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10 Tips for Choosing Art For Your Home

Posted Saturday, April 19, 2014 in: Obsessed With

Now that our house is getting there bit by bit in terms of our renovations, I’ve finally been letting myself think more about decorating our walls. Because we are still styling our house on a tight budget so we can afford to do our renovations, I have a stack of thrifted picture frames I’ve picked up, and a collection of artworks, prints and pictures we’ve collected over the years. I’m looking forward to doing a lot of serious hanging-up! So I thought I would put together some tips on choosing artwork for your home, whether you’re styling on a budget or have money to invest in a beauty to keep forever.

ABOVE: A David Bromley painting in the 1930s cottage home of Vanessa Fordham and Karl Cramond, the owners of Villa Kula.  

Consider scale.

Scale can make or break your room, so when you buy a piece of art, always consider its size, says Twinkle and Whistle interior designer Nelly Reffet. “You don’t want to put a beautiful but tiny artwork on its own on a big white wall, or a huge artwork that chews up so much visual space that it overtakes everything in the room. If you intend to move the piece around your home or to move house at some stage, you might want to focus on pieces that are of fairly “standard” size, i.e. not too big and not too small. Things with measurements between 30cm and 120cm are pretty easy to accommodate in any house.”

Trust your instinct.

“If you love it, buy it!” advises my artist friend Francesca Gnagnarella. “You will always find a space on your walls for something you love. But if you have really limited space, be prepared and don’t forget to take with you your wall measurements. When I talk to my clients about choosing the right piece for their homes, I always insist on buying a piece they love. Art is such a personal choice and once it’s in your home you will look at it every day, so you have to like it! When we hang a painting it does not just enhance the appearance of the environment, it brings life and dimension to a space. It says something about you and makes the space more interesting for family, friends and guests.”

Follow your heart - it sounds cheesy but it’s good advice, says Nelly (you can follow her Instagram and Facebook for interiors tips). “’Real’” art is an investment and a long term commitment,” she says. “Its essence is to generate emotions in the person who looks at it. If a piece looks beautiful but you don’t feel anything about it, move on. It’s better to stare at a blank wall for a while than watching something that doesn’t make your heart sing!”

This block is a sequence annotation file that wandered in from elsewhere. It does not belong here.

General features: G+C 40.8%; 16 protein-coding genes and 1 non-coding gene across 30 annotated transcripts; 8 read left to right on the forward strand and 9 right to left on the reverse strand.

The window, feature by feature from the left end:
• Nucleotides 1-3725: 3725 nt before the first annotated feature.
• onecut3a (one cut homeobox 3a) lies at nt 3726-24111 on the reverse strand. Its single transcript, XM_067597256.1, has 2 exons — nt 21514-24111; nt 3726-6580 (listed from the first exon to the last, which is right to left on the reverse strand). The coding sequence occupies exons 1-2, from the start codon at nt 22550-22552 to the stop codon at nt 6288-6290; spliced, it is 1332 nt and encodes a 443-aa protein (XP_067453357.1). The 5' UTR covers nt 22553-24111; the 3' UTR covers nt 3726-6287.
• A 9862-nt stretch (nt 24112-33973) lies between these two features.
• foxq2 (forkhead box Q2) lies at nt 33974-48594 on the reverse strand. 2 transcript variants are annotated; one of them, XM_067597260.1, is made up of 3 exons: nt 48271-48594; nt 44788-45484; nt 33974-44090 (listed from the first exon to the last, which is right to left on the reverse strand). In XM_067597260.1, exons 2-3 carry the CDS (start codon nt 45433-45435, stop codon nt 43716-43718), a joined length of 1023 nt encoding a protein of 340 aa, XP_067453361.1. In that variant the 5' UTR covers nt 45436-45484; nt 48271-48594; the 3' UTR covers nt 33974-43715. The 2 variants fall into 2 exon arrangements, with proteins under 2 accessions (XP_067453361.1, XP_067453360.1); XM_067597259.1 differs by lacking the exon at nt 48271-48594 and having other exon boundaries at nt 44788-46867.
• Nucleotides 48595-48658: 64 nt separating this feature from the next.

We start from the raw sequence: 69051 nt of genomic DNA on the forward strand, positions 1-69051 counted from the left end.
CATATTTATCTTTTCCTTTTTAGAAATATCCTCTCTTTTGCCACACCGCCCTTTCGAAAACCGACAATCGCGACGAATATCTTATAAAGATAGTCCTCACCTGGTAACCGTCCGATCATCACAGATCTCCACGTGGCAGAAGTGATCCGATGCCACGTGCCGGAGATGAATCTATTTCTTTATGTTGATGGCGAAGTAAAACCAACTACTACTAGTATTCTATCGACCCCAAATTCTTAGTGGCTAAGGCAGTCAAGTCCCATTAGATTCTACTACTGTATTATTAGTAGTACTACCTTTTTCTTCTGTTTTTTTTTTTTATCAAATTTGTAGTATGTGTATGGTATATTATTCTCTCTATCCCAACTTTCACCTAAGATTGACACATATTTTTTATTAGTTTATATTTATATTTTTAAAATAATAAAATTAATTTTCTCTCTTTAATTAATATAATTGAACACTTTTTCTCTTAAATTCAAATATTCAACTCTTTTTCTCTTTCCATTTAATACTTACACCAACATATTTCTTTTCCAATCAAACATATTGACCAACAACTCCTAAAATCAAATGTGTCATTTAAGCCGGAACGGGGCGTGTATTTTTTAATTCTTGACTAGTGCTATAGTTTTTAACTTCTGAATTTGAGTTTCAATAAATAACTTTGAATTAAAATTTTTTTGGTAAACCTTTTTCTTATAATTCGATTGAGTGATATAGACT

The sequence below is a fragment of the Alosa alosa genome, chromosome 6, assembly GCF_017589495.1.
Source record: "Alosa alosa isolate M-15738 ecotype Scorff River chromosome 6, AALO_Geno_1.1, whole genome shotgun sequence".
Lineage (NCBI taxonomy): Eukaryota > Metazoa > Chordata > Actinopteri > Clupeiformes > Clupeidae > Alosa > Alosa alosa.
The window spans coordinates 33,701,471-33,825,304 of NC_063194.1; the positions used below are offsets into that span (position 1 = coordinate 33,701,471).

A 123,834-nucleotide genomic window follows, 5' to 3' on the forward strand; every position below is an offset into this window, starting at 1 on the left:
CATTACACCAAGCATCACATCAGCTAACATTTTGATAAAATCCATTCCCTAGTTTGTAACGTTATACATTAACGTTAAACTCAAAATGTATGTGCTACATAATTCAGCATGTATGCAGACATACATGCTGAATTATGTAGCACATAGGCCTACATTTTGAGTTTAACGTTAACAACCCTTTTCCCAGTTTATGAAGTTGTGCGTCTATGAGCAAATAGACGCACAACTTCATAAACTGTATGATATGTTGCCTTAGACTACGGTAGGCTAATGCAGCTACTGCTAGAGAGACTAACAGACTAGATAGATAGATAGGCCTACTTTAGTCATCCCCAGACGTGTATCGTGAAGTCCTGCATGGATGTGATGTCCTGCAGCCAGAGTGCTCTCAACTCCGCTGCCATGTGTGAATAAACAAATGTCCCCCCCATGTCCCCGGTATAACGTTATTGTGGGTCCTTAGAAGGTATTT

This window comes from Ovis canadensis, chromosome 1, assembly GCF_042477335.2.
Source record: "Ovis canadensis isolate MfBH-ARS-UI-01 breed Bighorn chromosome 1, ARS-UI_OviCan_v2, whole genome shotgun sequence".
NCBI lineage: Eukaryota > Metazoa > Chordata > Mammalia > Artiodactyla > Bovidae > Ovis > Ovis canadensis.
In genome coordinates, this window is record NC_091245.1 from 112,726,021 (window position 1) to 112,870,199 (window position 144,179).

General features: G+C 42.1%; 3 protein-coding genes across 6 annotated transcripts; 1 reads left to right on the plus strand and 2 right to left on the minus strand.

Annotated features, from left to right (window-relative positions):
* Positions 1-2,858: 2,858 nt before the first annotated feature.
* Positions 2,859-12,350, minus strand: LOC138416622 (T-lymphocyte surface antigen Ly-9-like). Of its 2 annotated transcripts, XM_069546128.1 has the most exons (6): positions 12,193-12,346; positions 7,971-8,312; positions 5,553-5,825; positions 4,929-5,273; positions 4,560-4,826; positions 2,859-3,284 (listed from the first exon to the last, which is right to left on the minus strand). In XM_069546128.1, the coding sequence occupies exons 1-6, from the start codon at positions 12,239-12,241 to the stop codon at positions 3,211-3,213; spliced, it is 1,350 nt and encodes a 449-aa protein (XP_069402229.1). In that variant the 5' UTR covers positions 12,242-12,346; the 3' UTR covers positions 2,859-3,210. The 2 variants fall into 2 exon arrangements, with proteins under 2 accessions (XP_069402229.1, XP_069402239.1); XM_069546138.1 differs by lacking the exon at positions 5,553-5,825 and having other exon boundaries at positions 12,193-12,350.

ABOVE: A work by Francesca Gnagnarella

Go online to find originals.

If you’re in the market for a beautiful original, Saatchi Art sell a wonderful range of originals that can be shipped all over the globe. My pick – this painting ‘East Village’ by U.S painter Peter Dugovic. I can picture it in our living room!

Find something beautiful in black and white.

Ok I know that sounds weird. But I just think there is something about black and white artwork that means it can work just about anywhere.

Mr Nerd and I are stalker-style obsessed with the work of Sarah McCloskey, who is the younger sister of a friend and an artist and illustrator. And goddammit this lady’s stuff is AWESOME. So talented. She will make you weep jealous tears that you can’t draw like her, but she is so funny and nice you can’t hate her - she has a cult following for a reason! You can see her stuff on Facebook here or stalk her on Instagram.

ABOVE: A work-in-progress by Sarah McCloskey.

ABOVE: Another Sarah McCloskey.

Find out who created your favourite piece of street art.

If you’ve been to Ootong and Lincoln in Fremantle you’d be familiar with the distinctive work of Perth artist and illustrator Anya Brock. Anya’s colourful paintings have become hugely popular and yet her work is still not impossible to get your hands on.

ABOVE LEFT: Anya Brock street art by Ootong & Lincoln in Fremantle. ABOVE RIGHT: 'Love Be Brave' print, $80. BELOW LEFT: 'Leave Me Here' original, $750. BELOW RIGHT: 'You're Alone' original, $890. 

My picks?

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DIY How To: Pressed Tin Bedhead... and WIN a Forty Winks Silent Partner Bed

Posted Thursday, April 17, 2014 in: Dare to DIY Nerd Life

I am SO excited to share not only a DIY project but also a VERY cool House Nerd giveaway today!

You might have recently seen my posts on our bedroom makeover, where one of the things we did was get a new ensemble bed and make a beautiful pressed tin bedhead. Courtesy of the lovely people at Forty Winks, one of you guys can WIN one of these amazing Silent Partner Florence Plush queen size ensemble beds (including a mattress and base) pictured below valued at $3,299. The Silent Partner is the fanciest top-of-the-line ensemble bed in the shop and one can be yours... sweet dreams for years to come!

Ooh and once you win it, you could even make your own customised pressed tin bedhead just like Mr Nerd and I have done! And it's super easy to enter. You can enter at the end of this post.

When we gave our bedroom a makeover, one of the major things Mr Nerd and I knew we had to do was upgrade our old 80s chipboard bed. When my interior designer friend Nelly from Twinkle and Whistle suggested I try making a pressed tin bedhead for our room, I was like, “YES!” punching the air like a tryhard Rocky Balboa.